||This biographical article needs additional citations for verification. (January 2011)|
|John Harold Force|
May 4, 1949 |
Bell Gardens, California
|Related to||Ashley Force Hood (Daughter)
Brittany Force (Daughter)
Courtney Force (Daughter)
Laurie Force (Wife)
Adria Hight (Daughter)
Robert Hight (Son-in-Law)
|Years active||1978 - Present|
|Teams||John Force Racing|
|Best finish||1st (16 times) in 1990-1991 1993-2002 2004 2006 2010 2013|
|1990 1991 1993 1994 1995 1996 1997 1998 1999 2000 2001 2002 2004 2006 2010 2013||16 NHRA Championships|
John Harold Force (born May 4, 1949 in Bell Gardens, California) is an American NHRA drag racer, a 16-time Funny Car champion driver, and a 18-time champion car owner. Force owns and drives for John Force Racing. He is one of the most dominant drag racers in the sport with 134 career victories. He graduated from Bell Gardens High School and briefly attended Cerritos Junior College to play football. He is the father of drag racers Ashley Force Hood, Brittany Force, and Courtney Force. His oldest daughter Adria Hight is the CFO of John Force Racing [JFR].
Current drivers racing under him are son-in-law Robert Hight, and daughters Brittany and Courtney. Mike Neff has returned to crew chief for John, who was once the Crew chief for rival driver Gary Scelzi, raced in a 4th Funny Car for Team Force from October 26, 2007, following the death of Eric Medlen, until the end of the 2009 season. However, in 2010, after a '09 season in which John did not win a single race, Force parked his 4th car, and named Neff as his new crew chief instead. This decision resulted in Force winning his 15th NHRA Championship. His nickname among several of the drivers, as well as several announcers within the sport of drag racing is "Brute Force", a nickname he earned by his dominating wins during his run of ten straight NHRA championships. His record of ten straight championships goes unrivaled in any sport, as no other individual, or team has ever won ten consecutive championships in their sport (only coming close are Steve Kinser, with nine straight World of Outlaws championships, Jimmie Johnson, with five consecutive NASCAR Sprint Cup championships and the New York Yankees baseball team, winning five World Series in a row). Force, his daughters, Courtney, Ashley, and Brittany, and son-in-law Robert Hight are collectively known in drag racing as "The First Family of Drag Racing".
Force was born to Harold and Betty Ruth Force. As a child he lived in logging camps, Indian reservations, migrant farms and trailer parks. He played football in high school and attended Cerritos College.
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Early in his career, Force drove a Corvette, a Monza and then in the 1980s switched to an Oldsmobile Cutlass through the end of the 1993 season. He drove a Chevrolet for 1994, quickly changing to a Pontiac in 1995 and 1996. Since 1997, Force has been a Ford driver and team owner.
John's points finishes were 23rd, 8th, 26th, 16th, 20th, 4th, 13th, and 5th from 1978-1985. John then had Castrol Motor Oil jump on as his main sponsor, and was even more successful. From 1986-1995, he finished 4th, 4th, 6th, 1st, 1st, 2nd, 1st, 1st, and 1st. He then had fellow driver and archrival Cruz Pedregon's younger brother, Tony, come aboard to drive John's 2nd car. From 1996-2000, John finished 1st all 5 years. In 2001, John had longtime friend and fellow drag racer Gary Densham drive a third car. In that same year, John once again finished as the champion, which he followed up with an astronomical 10th straight world title in 2002. In 2003, for the 1st time since 1992, John didn't win the title. It was not all lost however, because teammate Tony Pedregon won his 1st world title. At the end of the season, Tony Pedregon went on to join brother Cruz in their own racing organization, and Gary Densham went on to race independently. John found quick and personal talent in 2 young-guns. Eric Medlen, son of long-time JFR crewmember John Medlen, came on to race. John's other driver, Robert Hight, was his son-in-law and crewmember. Both had a lot of success in their season, but John topped both in 2004 with a 13th world title.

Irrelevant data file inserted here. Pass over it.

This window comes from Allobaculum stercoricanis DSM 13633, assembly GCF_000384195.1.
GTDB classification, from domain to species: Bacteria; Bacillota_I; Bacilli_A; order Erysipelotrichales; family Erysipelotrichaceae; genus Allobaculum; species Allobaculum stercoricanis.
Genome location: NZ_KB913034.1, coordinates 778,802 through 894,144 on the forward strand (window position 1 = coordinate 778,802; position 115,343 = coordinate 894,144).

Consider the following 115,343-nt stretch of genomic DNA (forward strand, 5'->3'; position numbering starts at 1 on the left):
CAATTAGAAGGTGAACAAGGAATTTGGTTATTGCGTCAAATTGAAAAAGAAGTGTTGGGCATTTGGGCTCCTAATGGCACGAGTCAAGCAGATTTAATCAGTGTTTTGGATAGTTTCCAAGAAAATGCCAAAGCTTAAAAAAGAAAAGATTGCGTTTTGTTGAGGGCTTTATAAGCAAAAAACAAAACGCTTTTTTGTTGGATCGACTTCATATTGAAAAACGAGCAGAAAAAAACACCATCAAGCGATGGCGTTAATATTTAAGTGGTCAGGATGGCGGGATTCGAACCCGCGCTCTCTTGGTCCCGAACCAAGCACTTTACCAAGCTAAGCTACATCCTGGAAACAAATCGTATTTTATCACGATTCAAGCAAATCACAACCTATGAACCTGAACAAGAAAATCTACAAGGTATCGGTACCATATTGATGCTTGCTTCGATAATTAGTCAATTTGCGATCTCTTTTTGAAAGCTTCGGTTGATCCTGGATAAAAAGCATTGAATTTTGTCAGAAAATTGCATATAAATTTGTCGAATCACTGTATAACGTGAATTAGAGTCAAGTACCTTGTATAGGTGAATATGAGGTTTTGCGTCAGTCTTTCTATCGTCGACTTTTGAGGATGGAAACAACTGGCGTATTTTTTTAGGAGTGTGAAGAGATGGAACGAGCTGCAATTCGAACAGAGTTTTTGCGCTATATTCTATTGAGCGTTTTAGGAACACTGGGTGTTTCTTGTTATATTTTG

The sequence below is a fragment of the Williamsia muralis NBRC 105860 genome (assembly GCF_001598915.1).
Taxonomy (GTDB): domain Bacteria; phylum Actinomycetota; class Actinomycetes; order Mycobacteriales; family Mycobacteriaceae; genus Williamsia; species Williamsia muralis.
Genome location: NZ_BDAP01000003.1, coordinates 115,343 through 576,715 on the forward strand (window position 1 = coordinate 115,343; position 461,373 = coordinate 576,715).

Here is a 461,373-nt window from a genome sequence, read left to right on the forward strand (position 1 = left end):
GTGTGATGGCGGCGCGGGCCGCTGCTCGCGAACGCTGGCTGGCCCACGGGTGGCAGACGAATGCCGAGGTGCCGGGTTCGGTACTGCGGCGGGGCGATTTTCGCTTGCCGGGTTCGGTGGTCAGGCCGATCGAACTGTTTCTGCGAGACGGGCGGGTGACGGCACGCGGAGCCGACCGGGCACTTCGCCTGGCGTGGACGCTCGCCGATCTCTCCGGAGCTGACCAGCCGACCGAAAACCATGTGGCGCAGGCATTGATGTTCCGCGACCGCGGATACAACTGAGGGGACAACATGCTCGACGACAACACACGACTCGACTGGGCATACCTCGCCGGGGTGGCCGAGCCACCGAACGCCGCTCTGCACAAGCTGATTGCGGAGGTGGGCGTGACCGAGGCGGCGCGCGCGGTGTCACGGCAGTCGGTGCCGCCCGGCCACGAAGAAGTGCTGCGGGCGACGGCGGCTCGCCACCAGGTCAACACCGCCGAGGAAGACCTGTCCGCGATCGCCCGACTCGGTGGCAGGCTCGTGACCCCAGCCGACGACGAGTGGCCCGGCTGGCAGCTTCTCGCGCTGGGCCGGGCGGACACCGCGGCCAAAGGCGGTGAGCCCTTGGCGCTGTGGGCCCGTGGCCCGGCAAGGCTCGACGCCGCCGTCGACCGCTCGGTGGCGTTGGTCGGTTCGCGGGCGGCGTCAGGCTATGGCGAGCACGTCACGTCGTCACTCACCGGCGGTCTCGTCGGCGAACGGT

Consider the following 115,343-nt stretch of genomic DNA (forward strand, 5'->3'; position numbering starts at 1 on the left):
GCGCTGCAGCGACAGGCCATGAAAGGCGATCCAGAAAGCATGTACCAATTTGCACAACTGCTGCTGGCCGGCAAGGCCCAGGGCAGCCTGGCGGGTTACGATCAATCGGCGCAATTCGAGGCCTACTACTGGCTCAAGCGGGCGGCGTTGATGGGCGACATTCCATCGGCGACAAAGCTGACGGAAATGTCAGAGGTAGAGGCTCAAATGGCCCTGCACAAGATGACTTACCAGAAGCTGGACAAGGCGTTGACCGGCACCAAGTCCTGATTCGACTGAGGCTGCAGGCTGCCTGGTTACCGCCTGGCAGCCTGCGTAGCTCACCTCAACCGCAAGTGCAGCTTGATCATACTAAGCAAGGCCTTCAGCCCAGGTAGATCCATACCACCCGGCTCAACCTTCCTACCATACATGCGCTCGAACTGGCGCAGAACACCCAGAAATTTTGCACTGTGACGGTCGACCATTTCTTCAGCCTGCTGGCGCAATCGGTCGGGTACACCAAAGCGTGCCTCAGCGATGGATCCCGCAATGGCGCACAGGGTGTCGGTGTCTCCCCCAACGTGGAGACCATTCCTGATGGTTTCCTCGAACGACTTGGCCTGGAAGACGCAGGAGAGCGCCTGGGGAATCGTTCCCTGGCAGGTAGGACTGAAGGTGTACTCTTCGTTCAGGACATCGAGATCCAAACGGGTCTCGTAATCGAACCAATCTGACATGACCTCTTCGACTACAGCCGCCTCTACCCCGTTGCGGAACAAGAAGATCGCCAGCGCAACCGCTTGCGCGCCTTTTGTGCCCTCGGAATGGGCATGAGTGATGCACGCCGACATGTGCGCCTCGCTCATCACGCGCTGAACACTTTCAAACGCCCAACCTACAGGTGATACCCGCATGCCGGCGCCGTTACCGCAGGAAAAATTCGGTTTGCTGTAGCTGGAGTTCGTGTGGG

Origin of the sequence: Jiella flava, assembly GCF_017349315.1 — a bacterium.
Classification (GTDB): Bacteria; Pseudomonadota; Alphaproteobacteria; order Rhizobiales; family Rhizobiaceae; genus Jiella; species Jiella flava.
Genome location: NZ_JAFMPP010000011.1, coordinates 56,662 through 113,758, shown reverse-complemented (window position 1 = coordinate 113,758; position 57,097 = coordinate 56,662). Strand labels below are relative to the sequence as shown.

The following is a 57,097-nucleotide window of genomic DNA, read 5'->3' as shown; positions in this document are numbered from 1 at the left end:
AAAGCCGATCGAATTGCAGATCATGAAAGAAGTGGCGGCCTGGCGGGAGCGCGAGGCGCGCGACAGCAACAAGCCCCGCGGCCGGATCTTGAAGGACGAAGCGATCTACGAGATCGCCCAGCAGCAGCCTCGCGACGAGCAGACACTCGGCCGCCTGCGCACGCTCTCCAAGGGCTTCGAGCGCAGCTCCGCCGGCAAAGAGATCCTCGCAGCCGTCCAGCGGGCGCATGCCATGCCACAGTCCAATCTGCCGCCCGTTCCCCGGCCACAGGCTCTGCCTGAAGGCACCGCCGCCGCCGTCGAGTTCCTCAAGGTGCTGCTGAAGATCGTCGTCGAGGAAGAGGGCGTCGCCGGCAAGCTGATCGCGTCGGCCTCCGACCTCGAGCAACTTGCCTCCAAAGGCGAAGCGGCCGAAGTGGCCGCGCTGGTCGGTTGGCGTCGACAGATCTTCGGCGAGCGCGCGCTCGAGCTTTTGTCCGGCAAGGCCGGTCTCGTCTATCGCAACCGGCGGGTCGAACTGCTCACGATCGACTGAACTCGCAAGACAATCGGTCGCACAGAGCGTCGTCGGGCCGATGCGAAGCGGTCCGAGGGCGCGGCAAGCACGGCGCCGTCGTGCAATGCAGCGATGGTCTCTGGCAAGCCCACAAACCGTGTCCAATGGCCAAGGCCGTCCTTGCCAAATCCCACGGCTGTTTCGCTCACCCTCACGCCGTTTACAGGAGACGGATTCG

Since 2000, Force has been sponsored by BP's Castrol brand, continuing the relationship between Force and Castrol that began in 1986. After winning his fourth Funny Car title in 1994, Force earned the nickname of "Brute Force" from drivers, and even announcers such as Steve Evans. This nickname hearkens back to his early days on the track, when he drove his own unsponsored car, named "Brute Force". Force had a cameo in a 2004 episode of King of the Hill ("Dale Be Not Proud"), in which Dale Gribble donates a kidney to Force, after which it appears he does not need it.
In 2005, Force won 5 events, but only finished third in the championship standings, 32 points behind champion Gary Scelzi, and 24 points behind Ron Capps, both of Don Schumacher Racing [DSR].
In 2006, John Force won his 14th NHRA World Funny Car Championship, defeating Ron Capps in the quarter-finals of the Automobile Club of Southern California NHRA Finals which mathematically eliminated Ron Capps and teammate Robert Hight from the championship. Force went on to win the event, his third of the season and 122nd of his career.
2007 was a very tough, tragic years for the Force family, beginning early in the year with the death of Eric Medlen, followed later by Brittany Force's own crash in Ennis, Texas at the 2007 O'Reilly NHRA Fall Nationals. Force started the year poorly, suffering a DNQ ending a 20+ year consecutive qualifying streak. He rebounded, winning the O'Reilly NHRA Thunder Valley Nationals in Bristol, Tennessee, then proceeded on to three more final rounds, winning another race in Sonoma, California, putting him fourth in points and allowing him to make the first cut in NHRA's new point system, the Countdown to the Championship aka the "Countdown to Eight". He stumbled again in the next two races but, again, rebounded until his crash.
On September 23, 2007, Force was injured in a crash at the O'Reilly Auto Parts Fall Nationals in Ennis, Texas as he crossed the finish line against Kenny Bernstein. Bernstein's Funny Car drifted into Force's lane, clipping the final timing cone and a foam block which shot into Force's lane. Initially, it was thought that the block ruptured Force's left rear tire, causing it to come apart, violently shaking the chassis until it broke apart. However, it was determined by NHRA after thorough review, that the block went behind Force's tire and was not the cause of the wreck. Injuries sustained were a broken ankle, abrasion of his right knee, a dislocated left wrist, and badly mangled fingers and toes. Phil Burkart Jr. was added as Force's replacement for the remainder of the 2007 season, starting at Las Vegas.